Roll Pitch Yaw Angles gyroscope

The accelerometer measures acceleration (rate of change of the velocity of an object). It senses static foces like gravity (9.8m/s2) or dynamic forces like vibrations or movement. The MPU-6050 measures acceleration over the X, Y an Z axis. Ideally, in a static object the acceleration over the Z axis is equal to the gravitational force, and it should be zero on the X and Y axis.

Using the values from the accelerometer, it is possible to calculate the roll and pitch angles using trigonometry, but it is not possible to calculate the yaw.

We can combine the information from both sensors to get accurate information about the sensor orientation.

Learn more about the MPU-6050 sensor: ESP32 with MPU-6050 Accelerometer, Gyroscope and Temperature Sensor.

Schematic Diagram – ESP32 with MPU-6050

For this project you need the following parts:

You can use the preceding links or go directly to MakerAdvisor.com/tools to find all the parts for your projects at the best price!

Wire the ESP32 to the MPU-6050 sensor as shown in the following schematic diagram: connect the SCL pin to GPIO 22 and the SDA pin to GPIO 21.

MPU6050 Accelerometer Gyroscope Wiring to ESP32 Schematic Diagram Circuit

Preparing Arduino IDE

We’ll program the ESP32 board using Arduino IDE. So, make sure you have the ESP32 add-on installed. Follow the next tutorial:

If you prefer using VSCode + PlatformIO, follow the next tutorial instead:

Installing MPU-6050 Libraries

There are different ways to get readings from the sensor. In this tutorial, we’ll use the Adafruit MPU6050 library. To use this library you also need to install the Adafruit Unified Sensor library and the Adafruit Bus IO Library.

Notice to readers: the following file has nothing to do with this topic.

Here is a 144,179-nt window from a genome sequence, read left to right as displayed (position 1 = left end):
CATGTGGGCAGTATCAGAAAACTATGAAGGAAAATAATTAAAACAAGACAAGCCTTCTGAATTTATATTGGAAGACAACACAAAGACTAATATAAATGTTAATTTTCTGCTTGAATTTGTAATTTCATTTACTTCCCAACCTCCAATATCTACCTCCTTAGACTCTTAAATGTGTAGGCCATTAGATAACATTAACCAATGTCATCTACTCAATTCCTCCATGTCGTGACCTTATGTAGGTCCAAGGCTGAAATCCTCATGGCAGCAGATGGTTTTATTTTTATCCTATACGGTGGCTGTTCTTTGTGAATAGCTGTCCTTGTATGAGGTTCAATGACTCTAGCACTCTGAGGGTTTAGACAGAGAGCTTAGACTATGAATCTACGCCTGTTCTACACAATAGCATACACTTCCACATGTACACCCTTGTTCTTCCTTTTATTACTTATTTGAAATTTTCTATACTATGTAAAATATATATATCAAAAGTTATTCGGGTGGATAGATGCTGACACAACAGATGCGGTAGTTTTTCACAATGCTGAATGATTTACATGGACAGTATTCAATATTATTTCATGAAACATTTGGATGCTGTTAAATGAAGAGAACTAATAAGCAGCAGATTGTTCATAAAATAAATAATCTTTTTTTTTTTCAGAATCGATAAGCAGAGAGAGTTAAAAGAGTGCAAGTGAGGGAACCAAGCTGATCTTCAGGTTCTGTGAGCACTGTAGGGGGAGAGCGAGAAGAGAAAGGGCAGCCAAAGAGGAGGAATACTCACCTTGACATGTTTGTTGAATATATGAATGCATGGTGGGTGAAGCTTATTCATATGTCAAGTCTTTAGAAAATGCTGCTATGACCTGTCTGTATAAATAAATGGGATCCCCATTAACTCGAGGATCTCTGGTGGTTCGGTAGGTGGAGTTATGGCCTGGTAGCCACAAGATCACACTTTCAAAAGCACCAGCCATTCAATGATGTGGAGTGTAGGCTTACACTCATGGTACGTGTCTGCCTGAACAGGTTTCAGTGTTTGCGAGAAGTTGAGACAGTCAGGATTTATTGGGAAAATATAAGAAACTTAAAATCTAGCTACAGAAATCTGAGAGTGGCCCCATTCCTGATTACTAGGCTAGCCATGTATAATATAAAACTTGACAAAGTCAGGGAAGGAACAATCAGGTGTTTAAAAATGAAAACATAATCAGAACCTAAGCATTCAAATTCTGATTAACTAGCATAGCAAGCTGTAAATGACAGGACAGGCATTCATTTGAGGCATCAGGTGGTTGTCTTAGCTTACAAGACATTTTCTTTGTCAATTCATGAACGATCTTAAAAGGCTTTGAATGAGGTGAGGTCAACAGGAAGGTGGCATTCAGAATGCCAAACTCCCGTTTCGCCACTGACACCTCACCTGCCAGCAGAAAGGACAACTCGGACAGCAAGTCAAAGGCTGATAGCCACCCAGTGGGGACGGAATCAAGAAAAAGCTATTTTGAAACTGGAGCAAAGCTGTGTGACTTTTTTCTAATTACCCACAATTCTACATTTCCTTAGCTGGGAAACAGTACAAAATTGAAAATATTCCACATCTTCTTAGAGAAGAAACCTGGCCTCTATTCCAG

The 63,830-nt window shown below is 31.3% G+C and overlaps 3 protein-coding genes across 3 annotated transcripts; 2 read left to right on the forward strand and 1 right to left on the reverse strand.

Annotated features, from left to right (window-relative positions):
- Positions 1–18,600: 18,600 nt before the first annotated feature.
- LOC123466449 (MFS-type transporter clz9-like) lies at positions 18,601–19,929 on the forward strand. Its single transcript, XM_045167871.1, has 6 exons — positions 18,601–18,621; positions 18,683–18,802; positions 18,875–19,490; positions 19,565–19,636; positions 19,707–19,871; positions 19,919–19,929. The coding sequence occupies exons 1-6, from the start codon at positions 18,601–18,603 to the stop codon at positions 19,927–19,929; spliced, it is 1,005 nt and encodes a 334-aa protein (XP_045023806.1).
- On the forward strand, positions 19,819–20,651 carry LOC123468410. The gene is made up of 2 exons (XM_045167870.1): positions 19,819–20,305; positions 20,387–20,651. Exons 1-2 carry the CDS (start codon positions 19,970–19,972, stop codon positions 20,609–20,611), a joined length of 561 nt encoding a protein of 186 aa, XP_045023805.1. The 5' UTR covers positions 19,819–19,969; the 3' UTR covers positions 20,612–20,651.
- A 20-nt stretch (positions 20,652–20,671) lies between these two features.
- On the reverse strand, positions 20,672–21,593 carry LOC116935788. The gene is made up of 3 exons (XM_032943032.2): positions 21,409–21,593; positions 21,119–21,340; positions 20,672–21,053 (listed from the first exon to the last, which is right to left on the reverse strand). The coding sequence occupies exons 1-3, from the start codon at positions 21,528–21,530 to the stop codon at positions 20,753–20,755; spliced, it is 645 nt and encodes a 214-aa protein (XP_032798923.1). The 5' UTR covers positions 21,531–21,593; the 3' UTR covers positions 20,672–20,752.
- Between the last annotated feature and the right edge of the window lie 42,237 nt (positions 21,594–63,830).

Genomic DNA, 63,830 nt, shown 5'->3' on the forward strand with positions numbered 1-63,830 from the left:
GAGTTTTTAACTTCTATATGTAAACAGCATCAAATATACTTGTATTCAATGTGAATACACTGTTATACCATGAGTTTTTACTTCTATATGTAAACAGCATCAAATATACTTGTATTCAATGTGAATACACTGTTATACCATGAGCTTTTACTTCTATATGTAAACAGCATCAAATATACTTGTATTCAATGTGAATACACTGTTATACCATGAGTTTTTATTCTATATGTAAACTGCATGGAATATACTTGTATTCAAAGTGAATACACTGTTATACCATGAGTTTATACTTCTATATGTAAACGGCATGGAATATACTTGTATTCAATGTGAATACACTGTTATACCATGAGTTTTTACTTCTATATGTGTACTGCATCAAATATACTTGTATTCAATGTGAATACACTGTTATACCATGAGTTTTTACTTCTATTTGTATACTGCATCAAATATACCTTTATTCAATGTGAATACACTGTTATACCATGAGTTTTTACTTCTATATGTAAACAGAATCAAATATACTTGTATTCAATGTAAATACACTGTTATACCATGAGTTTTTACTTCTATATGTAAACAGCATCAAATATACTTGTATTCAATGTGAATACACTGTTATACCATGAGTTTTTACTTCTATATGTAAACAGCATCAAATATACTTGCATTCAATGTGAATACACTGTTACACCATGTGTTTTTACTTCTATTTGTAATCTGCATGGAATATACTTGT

Open your Arduino IDE and go to Sketch > Include Library > Manage Libraries. The Library Manager should open.

Type “adafruit mpu6050” on the search box and install the library.

Install Adafruit MPU6050 Library Arduino IDE

Then, search for “Adafruit Unified Sensor”. Scroll all the way down to find the library and install it.

Install Adafruit Unified Library Arduino IDE

Finally, search for “Adafruit Bus IO” and install it.

Install Adafruit Bus IO Library Arduino IDE

Installing Async Web Server Libraries

To build the web server we’ll use the ESPAsyncWebServer library. This library needs the AsyncTCP library to work properly. Click the links below to download the libraries.

These libraries aren’t available to install through the Arduino Library Manager, so you need to copy the library files to the Arduino Installation Libraries folder. Alternatively, in your Arduino IDE, you can go to Sketch Include Library > Add .zip Library and select the libraries you’ve just downloaded.

Installing Arduino_JSON library

In this example, we’ll send the sensor readings to the browser in JSON format. To make it easier to handle JSON variables, we’ll use the Arduino_JSON library.

You can install this library in the Arduino IDE Library Manager. Just go to Sketch Include Library > Manage Libraries and search for the library name as follows: Arduino_JSON.

Install Arduino_JSON Library Arduino IDE

If you’re using VS Code with PlatformIO, copy the following lines to the platformio.ini file to include all the necessary libraries.

lib_deps =   adafruit/Adafruit MPU6050 @ ^2.0.3